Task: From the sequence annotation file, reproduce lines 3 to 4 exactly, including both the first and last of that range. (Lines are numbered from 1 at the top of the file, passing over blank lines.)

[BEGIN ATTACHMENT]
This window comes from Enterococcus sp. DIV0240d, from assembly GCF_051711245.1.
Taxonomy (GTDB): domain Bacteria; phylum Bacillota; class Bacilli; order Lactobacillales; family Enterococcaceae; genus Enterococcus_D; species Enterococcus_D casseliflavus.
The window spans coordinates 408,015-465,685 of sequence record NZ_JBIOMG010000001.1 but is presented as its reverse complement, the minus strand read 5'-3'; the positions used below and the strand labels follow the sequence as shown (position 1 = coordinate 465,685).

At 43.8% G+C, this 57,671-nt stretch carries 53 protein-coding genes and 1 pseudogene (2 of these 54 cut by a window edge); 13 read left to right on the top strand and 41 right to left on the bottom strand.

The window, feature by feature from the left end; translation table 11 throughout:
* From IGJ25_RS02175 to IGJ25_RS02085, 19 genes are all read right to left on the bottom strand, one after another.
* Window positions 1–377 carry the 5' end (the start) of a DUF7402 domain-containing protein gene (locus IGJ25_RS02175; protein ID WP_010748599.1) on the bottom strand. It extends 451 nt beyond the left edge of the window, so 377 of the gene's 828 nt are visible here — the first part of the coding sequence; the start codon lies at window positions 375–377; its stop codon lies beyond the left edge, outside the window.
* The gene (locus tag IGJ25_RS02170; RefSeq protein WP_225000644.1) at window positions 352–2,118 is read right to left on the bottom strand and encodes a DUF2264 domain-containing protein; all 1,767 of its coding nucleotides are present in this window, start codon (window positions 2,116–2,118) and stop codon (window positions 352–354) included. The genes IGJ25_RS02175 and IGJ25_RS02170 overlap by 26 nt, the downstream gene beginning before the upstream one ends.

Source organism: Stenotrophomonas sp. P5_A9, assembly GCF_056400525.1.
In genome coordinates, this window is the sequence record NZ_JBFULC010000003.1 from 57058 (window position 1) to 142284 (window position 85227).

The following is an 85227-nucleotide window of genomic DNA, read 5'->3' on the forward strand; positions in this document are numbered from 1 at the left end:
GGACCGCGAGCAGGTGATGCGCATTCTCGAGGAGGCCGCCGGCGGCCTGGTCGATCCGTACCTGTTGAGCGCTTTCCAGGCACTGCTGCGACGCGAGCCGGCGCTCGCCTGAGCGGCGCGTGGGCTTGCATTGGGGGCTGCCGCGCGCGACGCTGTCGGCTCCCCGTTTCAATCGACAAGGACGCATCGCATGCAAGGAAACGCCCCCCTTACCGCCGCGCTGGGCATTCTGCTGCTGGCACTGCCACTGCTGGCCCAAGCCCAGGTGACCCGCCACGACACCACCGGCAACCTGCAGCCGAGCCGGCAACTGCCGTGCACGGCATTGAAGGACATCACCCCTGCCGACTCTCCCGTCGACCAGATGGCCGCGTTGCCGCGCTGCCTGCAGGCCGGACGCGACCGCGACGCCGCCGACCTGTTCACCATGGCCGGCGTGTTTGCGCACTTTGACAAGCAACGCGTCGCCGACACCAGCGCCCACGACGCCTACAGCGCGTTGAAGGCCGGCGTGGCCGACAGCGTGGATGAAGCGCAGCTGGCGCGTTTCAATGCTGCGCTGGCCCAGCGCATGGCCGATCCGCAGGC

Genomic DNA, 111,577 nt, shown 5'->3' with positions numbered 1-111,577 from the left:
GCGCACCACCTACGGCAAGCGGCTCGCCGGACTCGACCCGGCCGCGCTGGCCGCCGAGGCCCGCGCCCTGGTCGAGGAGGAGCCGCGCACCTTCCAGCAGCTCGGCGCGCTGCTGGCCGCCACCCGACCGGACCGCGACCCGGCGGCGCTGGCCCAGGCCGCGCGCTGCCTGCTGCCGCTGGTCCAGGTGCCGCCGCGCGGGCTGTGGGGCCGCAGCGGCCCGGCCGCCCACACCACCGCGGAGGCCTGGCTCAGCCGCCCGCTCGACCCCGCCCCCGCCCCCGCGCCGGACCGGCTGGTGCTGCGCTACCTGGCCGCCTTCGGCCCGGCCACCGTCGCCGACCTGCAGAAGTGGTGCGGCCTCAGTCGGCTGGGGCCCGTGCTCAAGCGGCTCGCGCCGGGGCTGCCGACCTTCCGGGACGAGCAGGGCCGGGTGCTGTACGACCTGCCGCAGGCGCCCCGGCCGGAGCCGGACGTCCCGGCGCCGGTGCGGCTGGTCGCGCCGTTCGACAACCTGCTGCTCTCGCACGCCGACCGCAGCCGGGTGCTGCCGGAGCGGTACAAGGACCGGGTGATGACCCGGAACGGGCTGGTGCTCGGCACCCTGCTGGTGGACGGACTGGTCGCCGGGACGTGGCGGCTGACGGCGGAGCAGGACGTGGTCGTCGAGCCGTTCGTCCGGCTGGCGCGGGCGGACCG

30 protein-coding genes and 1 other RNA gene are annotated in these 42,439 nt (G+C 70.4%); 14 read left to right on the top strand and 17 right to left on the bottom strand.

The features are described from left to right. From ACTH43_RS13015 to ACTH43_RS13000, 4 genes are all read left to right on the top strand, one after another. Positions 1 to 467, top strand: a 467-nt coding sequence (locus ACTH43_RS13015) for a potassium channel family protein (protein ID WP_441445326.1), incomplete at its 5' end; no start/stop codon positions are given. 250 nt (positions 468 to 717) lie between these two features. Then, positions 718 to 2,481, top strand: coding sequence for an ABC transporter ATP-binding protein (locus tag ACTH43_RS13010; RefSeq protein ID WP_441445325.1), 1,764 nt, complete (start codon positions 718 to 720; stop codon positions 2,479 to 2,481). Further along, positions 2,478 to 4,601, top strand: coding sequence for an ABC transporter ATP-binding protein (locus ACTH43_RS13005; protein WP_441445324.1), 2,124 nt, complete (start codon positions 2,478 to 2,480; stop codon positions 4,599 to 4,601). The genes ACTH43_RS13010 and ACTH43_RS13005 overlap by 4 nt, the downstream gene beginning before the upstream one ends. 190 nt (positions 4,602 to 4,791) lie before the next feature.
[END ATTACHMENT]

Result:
The window spans coordinates 408,015-465,685 of sequence record NZ_JBIOMG010000001.1 but is presented as its reverse complement, the minus strand read 5'-3'; the positions used below and the strand labels follow the sequence as shown (position 1 = coordinate 465,685).

At 43.8% G+C, this 57,671-nt stretch carries 53 protein-coding genes and 1 pseudogene (2 of these 54 cut by a window edge); 13 read left to right on the top strand and 41 right to left on the bottom strand.